The SchUseStrongCrypto registry key has a value of type DWORD. A value of 1 causes your app to use strong cryptography and a value of 0 disables strong cryptography. The strong cryptography uses more secure network protocols (TLS 1.2, TLS 1.1, and TLS 1.0) and blocks protocols that are not secure. For .NET Framework 4.5.2 or earlier versions, the key defaults to 0. In that case, you should explicitly set its value to 1.

HKEY_LOCAL_MACHINE\SOFTWARE\[Wow6432Node\]Microsoft\.NETFramework\<VERSION>: SystemDefaultTlsVersions

The SystemDefaultTlsVersions registry key has a value of type DWORD. A value of 1 causes your app to allow the operating system to choose the protocol. A value of 0 causes your app to use protocols picked by the .NET Framework.

If the application targets .NET Framework 4.6.1 or earlier versions, the key defaults to 0. In that case, you should explicitly set its value to 1.

Example for 32-bit applications that are running on 32-bit OSs and for 64-bit applications that are running on 64-bit OSs, update the following subkey values:

"SystemDefaultTlsVersions" = dword:00000001
"SchUseStrongCrypto" = dword:00000001

For 32-bit applications that are running on 64-bit OSs, update the following subkey values:

"SystemDefaultTlsVersions" = dword:00000001
"SchUseStrongCrypto" = dword:00000001
  • Does this go in the .csproj in a propertygroup section?
    – TomDane
    Commented Dec 8, 2020 at 7:12
  • 2
    no this would go in the app.config of the compiled app.
    – RickWeb
    Commented Dec 8, 2020 at 12:37
  • 3
    I believe this answer is underrated.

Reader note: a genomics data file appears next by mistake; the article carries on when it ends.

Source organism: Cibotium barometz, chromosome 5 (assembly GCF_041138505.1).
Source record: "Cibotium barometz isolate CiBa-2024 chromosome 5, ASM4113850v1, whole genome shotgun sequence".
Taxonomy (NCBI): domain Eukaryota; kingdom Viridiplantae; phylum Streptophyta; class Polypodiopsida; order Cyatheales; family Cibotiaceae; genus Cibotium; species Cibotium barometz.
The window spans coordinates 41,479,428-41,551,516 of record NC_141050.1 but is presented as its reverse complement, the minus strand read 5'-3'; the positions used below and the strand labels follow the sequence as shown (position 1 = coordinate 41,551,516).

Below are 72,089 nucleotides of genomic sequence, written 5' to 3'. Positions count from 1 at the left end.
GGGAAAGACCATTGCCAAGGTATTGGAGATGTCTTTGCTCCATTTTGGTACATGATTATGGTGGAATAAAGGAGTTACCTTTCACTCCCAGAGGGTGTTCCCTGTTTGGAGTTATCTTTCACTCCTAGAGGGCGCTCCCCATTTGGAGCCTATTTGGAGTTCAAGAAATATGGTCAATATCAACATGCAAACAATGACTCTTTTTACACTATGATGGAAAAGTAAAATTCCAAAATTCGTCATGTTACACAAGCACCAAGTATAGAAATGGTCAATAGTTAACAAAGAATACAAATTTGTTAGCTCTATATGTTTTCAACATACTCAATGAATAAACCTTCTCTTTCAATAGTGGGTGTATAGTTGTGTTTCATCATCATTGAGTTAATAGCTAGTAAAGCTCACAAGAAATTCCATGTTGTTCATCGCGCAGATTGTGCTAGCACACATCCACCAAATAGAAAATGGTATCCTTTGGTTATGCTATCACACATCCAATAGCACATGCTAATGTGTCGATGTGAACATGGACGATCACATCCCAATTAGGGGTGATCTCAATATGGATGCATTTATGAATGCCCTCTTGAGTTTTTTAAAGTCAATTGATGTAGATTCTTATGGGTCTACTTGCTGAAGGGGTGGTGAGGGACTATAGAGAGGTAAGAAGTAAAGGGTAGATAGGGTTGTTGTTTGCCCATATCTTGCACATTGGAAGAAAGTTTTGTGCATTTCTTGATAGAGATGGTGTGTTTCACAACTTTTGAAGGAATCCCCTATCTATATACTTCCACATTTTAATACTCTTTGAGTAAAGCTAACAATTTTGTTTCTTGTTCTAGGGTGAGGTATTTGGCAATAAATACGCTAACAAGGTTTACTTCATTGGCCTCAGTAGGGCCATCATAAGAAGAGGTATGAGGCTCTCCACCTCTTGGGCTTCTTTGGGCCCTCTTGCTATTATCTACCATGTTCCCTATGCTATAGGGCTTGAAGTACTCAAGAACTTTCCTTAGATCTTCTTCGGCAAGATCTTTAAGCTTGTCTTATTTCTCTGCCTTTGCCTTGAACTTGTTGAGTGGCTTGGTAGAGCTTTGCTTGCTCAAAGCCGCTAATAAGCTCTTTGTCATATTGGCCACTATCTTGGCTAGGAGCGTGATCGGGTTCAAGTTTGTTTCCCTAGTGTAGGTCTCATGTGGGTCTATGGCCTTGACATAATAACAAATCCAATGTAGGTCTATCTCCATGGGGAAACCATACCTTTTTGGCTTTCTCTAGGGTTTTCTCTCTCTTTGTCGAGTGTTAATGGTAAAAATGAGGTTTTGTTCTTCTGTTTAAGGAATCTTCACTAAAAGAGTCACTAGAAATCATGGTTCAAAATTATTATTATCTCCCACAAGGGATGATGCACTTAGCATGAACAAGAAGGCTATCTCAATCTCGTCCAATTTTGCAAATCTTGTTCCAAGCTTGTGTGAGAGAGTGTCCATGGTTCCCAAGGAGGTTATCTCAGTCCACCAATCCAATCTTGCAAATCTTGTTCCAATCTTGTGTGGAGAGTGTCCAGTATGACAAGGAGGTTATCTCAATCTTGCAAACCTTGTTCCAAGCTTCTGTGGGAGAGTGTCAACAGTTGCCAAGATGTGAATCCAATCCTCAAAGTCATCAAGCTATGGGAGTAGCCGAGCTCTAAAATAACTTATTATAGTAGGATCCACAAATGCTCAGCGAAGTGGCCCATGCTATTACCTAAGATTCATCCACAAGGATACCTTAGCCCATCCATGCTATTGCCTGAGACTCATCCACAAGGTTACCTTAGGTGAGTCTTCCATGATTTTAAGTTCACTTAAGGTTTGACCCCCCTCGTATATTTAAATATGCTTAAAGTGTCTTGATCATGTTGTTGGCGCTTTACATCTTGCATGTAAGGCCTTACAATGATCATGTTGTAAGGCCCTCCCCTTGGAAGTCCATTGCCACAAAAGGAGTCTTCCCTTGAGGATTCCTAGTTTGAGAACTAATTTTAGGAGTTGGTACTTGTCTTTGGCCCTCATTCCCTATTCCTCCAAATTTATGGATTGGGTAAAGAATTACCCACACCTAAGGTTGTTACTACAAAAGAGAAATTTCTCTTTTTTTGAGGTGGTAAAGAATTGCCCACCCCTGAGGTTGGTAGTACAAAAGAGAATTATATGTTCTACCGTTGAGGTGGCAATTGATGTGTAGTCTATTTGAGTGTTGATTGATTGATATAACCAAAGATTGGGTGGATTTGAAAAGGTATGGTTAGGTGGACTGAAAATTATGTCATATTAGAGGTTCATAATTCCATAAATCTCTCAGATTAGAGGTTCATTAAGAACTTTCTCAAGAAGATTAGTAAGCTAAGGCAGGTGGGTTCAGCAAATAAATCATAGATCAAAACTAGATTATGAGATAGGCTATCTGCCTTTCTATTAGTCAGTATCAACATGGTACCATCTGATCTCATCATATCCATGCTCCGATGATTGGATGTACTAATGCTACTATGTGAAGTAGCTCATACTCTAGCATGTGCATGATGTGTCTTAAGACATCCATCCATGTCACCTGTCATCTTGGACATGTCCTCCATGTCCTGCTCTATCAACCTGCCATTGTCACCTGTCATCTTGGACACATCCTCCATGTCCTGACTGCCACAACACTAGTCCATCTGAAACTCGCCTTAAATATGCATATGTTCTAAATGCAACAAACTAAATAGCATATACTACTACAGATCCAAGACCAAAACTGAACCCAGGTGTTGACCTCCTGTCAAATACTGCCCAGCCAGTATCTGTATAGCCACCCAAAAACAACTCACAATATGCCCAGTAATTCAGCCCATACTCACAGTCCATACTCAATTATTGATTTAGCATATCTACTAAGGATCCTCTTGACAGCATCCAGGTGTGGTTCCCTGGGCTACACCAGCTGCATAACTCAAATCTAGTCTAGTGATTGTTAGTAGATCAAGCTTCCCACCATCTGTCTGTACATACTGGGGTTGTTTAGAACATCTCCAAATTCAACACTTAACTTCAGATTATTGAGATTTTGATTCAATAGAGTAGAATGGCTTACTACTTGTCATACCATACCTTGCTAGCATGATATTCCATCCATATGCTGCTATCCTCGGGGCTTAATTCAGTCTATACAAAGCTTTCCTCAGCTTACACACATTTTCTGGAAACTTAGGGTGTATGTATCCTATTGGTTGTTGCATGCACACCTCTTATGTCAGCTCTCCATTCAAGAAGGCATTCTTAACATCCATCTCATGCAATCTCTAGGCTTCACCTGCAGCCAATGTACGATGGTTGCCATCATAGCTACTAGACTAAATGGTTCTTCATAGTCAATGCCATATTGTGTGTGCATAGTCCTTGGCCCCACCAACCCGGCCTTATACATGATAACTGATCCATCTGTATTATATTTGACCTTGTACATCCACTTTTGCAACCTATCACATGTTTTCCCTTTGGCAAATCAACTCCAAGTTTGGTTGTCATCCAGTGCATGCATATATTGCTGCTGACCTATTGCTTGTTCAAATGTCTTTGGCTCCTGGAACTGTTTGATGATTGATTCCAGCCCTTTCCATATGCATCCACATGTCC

– Stefan
    Commented May 25, 2021 at 20:00
  • 1
    Note this is only supported in .NET Framework 4.6+
    – yagni
    Commented Sep 24, 2021 at 17:26
  • 1
    Verified that this method worked. In my case, I was trying to run Office Web Apps 2013 (built in .net 4.5 era) on a Win 2012 R2 server. The service was trying to connect to a Win 2019 server to retrieve the the file to render (via WOPI) and was working fine until I disabled < TLS 1.2 protocols. Enabling the SchUseStrongCrypto & SystemDefaultTlsVersions worked for me.
    – KnaveT
    Commented Feb 15, 2022 at 7:29

I was searching for this answer too, since we have an ASP.NET MVC 4.5.x app running in production.

I think there's an updated answer to this in the official Microsoft docs.

See the following for full details: https://learn.microsoft.com/en-us/dotnet/framework/network-programming/tls

main point

It looks like you only need to update the values in the Registry.

They recommend that you do not make code changes to handle the difference.
Only if you're running .NET Framework 3.5 do you need to explicitly set a flag value.

do not make code changes


If you are using this module just for API calls, please use the following component to generate HttpClient and your code will work just fine.

public static HttpClient CreateHttpClientWithTls12()
    // Create an instance of HttpClientHandler
    var handler = new HttpClientHandler();

    // Set the TLS version to 1.2
    handler.SslProtocols = System.Security.Authentication.SslProtocols.Tls12;

    // Allow all certificates (you might want to implement proper certificate validation in a production environment)
    handler.ServerCertificateCustomValidationCallback = (sender, cert, chain, sslPolicyErrors) => true;

    // Create an instance of HttpClient with the custom handler
    var httpClient = new HttpClient(handler);

    return httpClient;

Note: I have tested this with .NET Framework 4.7 & 4.8, but I assume it should work for all versions.